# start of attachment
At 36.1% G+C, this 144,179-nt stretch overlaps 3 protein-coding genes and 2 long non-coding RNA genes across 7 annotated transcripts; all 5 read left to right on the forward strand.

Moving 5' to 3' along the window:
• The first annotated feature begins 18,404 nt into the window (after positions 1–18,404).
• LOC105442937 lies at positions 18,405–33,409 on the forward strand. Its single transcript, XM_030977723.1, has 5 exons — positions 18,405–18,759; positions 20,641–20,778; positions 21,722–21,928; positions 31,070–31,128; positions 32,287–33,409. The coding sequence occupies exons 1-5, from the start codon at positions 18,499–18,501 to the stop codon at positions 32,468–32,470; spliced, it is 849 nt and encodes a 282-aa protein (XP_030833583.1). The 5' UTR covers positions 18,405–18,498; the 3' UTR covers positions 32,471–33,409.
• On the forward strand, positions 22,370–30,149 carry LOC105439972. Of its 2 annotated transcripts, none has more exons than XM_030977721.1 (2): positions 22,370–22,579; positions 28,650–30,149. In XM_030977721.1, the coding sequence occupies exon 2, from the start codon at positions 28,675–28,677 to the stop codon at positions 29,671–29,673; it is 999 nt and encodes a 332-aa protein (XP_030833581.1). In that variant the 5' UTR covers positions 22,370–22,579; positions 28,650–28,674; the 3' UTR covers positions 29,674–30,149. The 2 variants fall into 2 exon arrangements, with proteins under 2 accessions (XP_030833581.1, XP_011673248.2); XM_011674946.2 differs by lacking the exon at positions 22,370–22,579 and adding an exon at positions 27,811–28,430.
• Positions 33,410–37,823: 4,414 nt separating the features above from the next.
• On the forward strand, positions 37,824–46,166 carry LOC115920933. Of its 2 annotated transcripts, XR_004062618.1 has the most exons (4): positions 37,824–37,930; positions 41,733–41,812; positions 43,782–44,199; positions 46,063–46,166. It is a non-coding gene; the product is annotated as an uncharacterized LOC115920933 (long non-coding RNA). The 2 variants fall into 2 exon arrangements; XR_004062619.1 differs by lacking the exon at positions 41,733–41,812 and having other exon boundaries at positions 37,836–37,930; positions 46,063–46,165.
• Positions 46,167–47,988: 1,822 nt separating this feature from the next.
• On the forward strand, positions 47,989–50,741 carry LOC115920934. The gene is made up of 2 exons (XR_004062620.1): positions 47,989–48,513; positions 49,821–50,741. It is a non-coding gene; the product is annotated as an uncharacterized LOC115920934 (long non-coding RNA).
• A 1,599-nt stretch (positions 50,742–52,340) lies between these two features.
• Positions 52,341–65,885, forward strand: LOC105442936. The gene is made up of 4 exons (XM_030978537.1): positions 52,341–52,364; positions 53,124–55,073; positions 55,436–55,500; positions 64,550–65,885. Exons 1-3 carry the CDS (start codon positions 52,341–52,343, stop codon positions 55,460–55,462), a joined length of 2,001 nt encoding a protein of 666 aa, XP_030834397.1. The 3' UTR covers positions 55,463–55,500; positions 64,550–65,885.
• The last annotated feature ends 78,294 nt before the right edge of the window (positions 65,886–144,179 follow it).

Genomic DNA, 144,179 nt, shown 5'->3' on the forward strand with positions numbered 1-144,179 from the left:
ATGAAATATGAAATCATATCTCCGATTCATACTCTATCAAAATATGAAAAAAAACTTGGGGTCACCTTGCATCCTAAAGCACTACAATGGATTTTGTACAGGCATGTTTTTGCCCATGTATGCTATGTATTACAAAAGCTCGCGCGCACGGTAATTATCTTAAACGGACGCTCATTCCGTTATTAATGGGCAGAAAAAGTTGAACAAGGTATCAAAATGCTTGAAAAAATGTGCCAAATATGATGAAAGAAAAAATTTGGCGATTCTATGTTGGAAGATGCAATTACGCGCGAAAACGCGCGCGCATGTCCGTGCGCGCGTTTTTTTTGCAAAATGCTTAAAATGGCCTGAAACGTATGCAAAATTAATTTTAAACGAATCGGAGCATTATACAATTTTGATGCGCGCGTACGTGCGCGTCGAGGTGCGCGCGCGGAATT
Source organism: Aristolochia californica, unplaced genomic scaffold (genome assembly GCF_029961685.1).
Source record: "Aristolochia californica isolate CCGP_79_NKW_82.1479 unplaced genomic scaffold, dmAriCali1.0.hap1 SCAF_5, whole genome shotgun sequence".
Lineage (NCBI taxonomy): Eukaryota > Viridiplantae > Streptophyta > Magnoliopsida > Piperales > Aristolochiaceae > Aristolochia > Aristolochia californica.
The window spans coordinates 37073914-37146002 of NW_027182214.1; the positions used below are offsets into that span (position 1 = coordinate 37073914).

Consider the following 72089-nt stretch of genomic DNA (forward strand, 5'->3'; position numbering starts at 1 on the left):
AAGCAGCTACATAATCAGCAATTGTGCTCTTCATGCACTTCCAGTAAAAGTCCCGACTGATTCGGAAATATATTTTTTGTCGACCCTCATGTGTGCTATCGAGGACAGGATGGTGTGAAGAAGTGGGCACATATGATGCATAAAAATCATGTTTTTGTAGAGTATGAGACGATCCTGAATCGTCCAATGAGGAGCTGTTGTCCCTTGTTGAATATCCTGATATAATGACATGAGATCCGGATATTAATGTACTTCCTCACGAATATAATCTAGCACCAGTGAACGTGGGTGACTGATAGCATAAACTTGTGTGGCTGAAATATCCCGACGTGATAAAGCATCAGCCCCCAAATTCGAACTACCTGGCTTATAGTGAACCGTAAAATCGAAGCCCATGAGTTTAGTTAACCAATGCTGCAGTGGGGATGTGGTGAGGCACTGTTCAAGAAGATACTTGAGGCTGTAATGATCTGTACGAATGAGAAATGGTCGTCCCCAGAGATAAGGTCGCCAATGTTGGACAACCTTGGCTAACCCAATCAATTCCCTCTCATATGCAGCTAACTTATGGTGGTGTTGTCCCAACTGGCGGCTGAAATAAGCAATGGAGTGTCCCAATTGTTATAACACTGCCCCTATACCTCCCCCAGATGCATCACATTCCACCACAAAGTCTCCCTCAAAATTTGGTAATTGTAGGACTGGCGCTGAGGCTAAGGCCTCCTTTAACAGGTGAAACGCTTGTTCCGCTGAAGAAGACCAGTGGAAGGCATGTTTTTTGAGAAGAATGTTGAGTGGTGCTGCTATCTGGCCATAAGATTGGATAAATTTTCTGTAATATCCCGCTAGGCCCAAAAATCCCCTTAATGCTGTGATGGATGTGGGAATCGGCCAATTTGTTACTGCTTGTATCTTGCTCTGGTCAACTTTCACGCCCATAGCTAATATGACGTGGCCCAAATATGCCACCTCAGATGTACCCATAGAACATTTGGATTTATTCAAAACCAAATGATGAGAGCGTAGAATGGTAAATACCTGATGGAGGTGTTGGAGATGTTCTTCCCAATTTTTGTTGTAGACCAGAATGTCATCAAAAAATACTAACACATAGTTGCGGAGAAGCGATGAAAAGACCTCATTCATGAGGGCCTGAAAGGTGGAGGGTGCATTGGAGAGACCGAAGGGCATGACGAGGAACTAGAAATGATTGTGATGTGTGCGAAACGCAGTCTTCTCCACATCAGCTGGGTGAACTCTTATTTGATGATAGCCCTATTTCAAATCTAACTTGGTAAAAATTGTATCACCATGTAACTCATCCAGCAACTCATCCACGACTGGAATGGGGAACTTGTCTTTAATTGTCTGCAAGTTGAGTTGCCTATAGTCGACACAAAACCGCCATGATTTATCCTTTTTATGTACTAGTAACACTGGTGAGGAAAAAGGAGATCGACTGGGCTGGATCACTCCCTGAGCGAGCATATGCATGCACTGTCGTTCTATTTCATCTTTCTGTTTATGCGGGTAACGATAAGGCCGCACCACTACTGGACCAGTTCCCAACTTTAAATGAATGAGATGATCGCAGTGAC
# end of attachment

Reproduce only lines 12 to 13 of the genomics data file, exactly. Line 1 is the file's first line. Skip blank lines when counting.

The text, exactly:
• The last annotated feature ends 78,294 nt before the right edge of the window (positions 65,886–144,179 follow it).

Genomic DNA, 144,179 nt, shown 5'->3' on the forward strand with positions numbered 1-144,179 from the left: